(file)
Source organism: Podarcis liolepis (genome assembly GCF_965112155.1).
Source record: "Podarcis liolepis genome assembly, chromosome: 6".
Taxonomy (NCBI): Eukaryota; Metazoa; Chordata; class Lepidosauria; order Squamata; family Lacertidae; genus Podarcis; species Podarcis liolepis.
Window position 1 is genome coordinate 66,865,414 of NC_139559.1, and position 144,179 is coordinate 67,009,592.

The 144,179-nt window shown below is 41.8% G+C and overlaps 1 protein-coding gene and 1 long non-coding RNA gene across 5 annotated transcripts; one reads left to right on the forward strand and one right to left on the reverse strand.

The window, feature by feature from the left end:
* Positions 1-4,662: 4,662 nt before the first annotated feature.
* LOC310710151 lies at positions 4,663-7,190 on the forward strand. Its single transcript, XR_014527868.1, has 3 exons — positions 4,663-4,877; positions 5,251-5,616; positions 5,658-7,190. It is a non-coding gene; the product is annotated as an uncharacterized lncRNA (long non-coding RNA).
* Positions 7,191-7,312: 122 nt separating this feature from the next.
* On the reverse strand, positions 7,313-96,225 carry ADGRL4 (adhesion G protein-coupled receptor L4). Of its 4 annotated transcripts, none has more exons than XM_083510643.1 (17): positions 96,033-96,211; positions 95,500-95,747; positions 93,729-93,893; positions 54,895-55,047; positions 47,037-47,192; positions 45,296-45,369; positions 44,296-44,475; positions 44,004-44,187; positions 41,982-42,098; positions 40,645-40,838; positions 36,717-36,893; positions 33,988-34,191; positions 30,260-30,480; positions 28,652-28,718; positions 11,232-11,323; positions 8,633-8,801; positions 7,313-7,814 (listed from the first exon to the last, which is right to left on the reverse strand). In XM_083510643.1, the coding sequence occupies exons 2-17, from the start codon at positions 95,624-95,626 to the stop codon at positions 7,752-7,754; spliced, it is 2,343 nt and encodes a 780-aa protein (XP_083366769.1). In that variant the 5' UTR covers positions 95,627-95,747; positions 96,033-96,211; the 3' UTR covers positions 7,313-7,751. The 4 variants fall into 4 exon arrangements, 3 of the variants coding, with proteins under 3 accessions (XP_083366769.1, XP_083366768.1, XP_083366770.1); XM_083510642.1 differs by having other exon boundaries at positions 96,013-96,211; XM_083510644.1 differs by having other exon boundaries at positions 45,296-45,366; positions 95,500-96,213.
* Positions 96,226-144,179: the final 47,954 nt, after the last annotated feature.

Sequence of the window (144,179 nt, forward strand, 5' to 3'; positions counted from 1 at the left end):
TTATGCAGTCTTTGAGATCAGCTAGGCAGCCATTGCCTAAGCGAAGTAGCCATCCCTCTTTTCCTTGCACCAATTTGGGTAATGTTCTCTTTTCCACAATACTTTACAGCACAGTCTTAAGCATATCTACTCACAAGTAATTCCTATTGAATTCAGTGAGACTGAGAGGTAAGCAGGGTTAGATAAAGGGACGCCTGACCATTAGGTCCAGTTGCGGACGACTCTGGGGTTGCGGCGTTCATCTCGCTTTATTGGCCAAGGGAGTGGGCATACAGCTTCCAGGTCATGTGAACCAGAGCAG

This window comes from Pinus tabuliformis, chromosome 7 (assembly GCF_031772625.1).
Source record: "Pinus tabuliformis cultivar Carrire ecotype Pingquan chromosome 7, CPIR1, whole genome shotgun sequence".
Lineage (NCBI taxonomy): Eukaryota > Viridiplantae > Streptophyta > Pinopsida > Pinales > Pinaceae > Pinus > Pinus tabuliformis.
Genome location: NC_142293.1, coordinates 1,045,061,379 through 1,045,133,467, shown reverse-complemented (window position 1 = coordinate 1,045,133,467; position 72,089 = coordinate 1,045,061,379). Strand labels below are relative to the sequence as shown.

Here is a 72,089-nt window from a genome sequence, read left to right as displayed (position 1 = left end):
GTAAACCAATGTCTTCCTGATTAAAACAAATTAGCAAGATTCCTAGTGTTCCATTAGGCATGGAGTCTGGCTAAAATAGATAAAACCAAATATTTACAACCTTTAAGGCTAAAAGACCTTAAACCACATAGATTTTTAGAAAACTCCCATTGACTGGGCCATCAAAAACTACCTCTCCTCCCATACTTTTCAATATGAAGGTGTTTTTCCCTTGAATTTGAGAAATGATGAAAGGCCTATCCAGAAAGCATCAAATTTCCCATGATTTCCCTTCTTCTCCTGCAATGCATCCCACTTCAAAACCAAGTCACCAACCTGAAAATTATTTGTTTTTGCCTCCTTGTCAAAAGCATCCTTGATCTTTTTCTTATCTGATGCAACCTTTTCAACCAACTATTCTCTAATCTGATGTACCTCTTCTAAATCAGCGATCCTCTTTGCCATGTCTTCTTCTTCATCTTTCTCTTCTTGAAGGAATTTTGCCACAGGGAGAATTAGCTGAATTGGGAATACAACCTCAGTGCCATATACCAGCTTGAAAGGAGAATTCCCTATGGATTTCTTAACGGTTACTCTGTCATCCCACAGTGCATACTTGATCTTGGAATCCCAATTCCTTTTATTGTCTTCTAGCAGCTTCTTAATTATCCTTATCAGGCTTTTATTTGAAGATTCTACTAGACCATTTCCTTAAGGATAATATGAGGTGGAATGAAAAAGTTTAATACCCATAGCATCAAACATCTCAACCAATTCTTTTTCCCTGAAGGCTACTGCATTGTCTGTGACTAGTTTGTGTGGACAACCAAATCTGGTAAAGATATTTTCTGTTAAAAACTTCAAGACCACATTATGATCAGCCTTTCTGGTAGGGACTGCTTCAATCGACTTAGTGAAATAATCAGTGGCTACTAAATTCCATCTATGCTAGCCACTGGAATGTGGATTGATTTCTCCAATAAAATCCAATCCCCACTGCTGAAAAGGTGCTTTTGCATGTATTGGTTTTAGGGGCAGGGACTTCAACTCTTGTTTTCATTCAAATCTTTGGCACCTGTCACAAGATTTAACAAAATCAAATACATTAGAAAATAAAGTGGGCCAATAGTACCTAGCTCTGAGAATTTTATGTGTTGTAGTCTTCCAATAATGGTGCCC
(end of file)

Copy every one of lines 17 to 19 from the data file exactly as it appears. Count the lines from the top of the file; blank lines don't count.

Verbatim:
Genome location: NC_142293.1, coordinates 1,045,061,379 through 1,045,133,467, shown reverse-complemented (window position 1 = coordinate 1,045,133,467; position 72,089 = coordinate 1,045,061,379). Strand labels below are relative to the sequence as shown.

Here is a 72,089-nt window from a genome sequence, read left to right as displayed (position 1 = left end):
GTAAACCAATGTCTTCCTGATTAAAACAAATTAGCAAGATTCCTAGTGTTCCATTAGGCATGGAGTCTGGCTAAAATAGATAAAACCAAATATTTACAACCTTTAAGGCTAAAAGACCTTAAACCACATAGATTTTTAGAAAACTCCCATTGACTGGGCCATCAAAAACTACCTCTCCTCCCATACTTTTCAATATGAAGGTGTTTTTCCCTTGAATTTGAGAAATGATGAAAGGCCTATCCAGAAAGCATCAAATTTCCCATGATTTCCCTTCTTCTCCTGCAATGCATCCCACTTCAAAACCAAGTCACCAACCTGAAAATTATTTGTTTTTGCCTCCTTGTCAAAAGCATCCTTGATCTTTTTCTTATCTGATGCAACCTTTTCAACCAACTATTCTCTAATCTGATGTACCTCTTCTAAATCAGCGATCCTCTTTGCCATGTCTTCTTCTTCATCTTTCTCTTCTTGAAGGAATTTTGCCACAGGGAGAATTAGCTGAATTGGGAATACAACCTCAGTGCCATATACCAGCTTGAAAGGAGAATTCCCTATGGATTTCTTAACGGTTACTCTGTCATCCCACAGTGCATACTTGATCTTGGAATCCCAATTCCTTTTATTGTCTTCTAGCAGCTTCTTAATTATCCTTATCAGGCTTTTATTTGAAGATTCTACTAGACCATTTCCTTAAGGATAATATGAGGTGGAATGAAAAAGTTTAATACCCATAGCATCAAACATCTCAACCAATTCTTTTTCCCTGAAGGCTACTGCATTGTCTGTGACTAGTTTGTGTGGACAACCAAATCTGGTAAAGATATTTTCTGTTAAAAACTTCAAGACCACATTATGATCAGCCTTTCTGGTAGGGACTGCTTCAATCGACTTAGTGAAATAATCAGTGGCTACTAAATTCCATCTATGCTAGCCACTGGAATGTGGATTGATTTCTCCAATAAAATCCAATCCCCACTGCTGAAAAGGTGCTTTTGCATGTATTGGTTTTAGGGGCAGGGACTTCAACTCTTGTTTTCATTCAAATCTTTGGCACCTGTCACAAGATTTAACAAAATCAAATACATTAGAAAATAAAGTGGGCCAATAGTACCTAGCTCTGAGAATTTTATGTGTTGTAGTCTTCCAATAATGGTGCCC